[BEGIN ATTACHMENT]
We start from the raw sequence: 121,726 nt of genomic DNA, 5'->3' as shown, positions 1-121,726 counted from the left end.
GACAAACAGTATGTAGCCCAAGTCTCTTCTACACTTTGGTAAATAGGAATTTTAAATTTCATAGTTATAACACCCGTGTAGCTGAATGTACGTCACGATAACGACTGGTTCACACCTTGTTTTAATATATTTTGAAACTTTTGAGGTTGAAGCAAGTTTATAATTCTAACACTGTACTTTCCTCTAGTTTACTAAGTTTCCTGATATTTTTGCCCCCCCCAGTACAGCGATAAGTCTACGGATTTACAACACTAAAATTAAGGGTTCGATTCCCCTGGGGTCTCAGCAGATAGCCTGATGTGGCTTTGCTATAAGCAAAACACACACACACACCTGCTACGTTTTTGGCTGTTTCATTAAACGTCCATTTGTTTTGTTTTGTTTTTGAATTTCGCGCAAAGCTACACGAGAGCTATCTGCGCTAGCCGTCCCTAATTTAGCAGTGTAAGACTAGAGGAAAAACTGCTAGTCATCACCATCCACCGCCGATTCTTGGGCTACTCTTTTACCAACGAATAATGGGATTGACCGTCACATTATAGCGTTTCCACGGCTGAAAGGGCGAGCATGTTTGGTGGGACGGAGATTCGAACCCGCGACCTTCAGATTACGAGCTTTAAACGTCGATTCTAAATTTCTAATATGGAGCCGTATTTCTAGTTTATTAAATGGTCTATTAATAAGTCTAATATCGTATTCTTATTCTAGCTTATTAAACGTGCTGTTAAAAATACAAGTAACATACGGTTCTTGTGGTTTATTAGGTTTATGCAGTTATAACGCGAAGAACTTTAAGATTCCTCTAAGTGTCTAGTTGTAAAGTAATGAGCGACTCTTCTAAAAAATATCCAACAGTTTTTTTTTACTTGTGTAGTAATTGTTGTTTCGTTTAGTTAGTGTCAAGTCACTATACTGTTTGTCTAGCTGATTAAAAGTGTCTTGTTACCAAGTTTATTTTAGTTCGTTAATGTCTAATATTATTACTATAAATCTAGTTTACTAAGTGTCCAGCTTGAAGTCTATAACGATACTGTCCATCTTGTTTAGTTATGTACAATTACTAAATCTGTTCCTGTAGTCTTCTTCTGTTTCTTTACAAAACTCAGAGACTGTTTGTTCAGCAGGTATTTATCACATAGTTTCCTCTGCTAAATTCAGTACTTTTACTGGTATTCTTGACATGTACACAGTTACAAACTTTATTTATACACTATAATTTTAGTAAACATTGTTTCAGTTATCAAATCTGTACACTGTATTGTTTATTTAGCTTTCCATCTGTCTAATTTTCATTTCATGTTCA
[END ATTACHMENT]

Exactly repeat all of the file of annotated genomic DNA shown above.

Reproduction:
We start from the raw sequence: 121,726 nt of genomic DNA, 5'->3' as shown, positions 1-121,726 counted from the left end.
GACAAACAGTATGTAGCCCAAGTCTCTTCTACACTTTGGTAAATAGGAATTTTAAATTTCATAGTTATAACACCCGTGTAGCTGAATGTACGTCACGATAACGACTGGTTCACACCTTGTTTTAATATATTTTGAAACTTTTGAGGTTGAAGCAAGTTTATAATTCTAACACTGTACTTTCCTCTAGTTTACTAAGTTTCCTGATATTTTTGCCCCCCCCAGTACAGCGATAAGTCTACGGATTTACAACACTAAAATTAAGGGTTCGATTCCCCTGGGGTCTCAGCAGATAGCCTGATGTGGCTTTGCTATAAGCAAAACACACACACACACCTGCTACGTTTTTGGCTGTTTCATTAAACGTCCATTTGTTTTGTTTTGTTTTTGAATTTCGCGCAAAGCTACACGAGAGCTATCTGCGCTAGCCGTCCCTAATTTAGCAGTGTAAGACTAGAGGAAAAACTGCTAGTCATCACCATCCACCGCCGATTCTTGGGCTACTCTTTTACCAACGAATAATGGGATTGACCGTCACATTATAGCGTTTCCACGGCTGAAAGGGCGAGCATGTTTGGTGGGACGGAGATTCGAACCCGCGACCTTCAGATTACGAGCTTTAAACGTCGATTCTAAATTTCTAATATGGAGCCGTATTTCTAGTTTATTAAATGGTCTATTAATAAGTCTAATATCGTATTCTTATTCTAGCTTATTAAACGTGCTGTTAAAAATACAAGTAACATACGGTTCTTGTGGTTTATTAGGTTTATGCAGTTATAACGCGAAGAACTTTAAGATTCCTCTAAGTGTCTAGTTGTAAAGTAATGAGCGACTCTTCTAAAAAATATCCAACAGTTTTTTTTTACTTGTGTAGTAATTGTTGTTTCGTTTAGTTAGTGTCAAGTCACTATACTGTTTGTCTAGCTGATTAAAAGTGTCTTGTTACCAAGTTTATTTTAGTTCGTTAATGTCTAATATTATTACTATAAATCTAGTTTACTAAGTGTCCAGCTTGAAGTCTATAACGATACTGTCCATCTTGTTTAGTTATGTACAATTACTAAATCTGTTCCTGTAGTCTTCTTCTGTTTCTTTACAAAACTCAGAGACTGTTTGTTCAGCAGGTATTTATCACATAGTTTCCTCTGCTAAATTCAGTACTTTTACTGGTATTCTTGACATGTACACAGTTACAAACTTTATTTATACACTATAATTTTAGTAAACATTGTTTCAGTTATCAAATCTGTACACTGTATTGTTTATTTAGCTTTCCATCTGTCTAATTTTCATTTCATGTTCA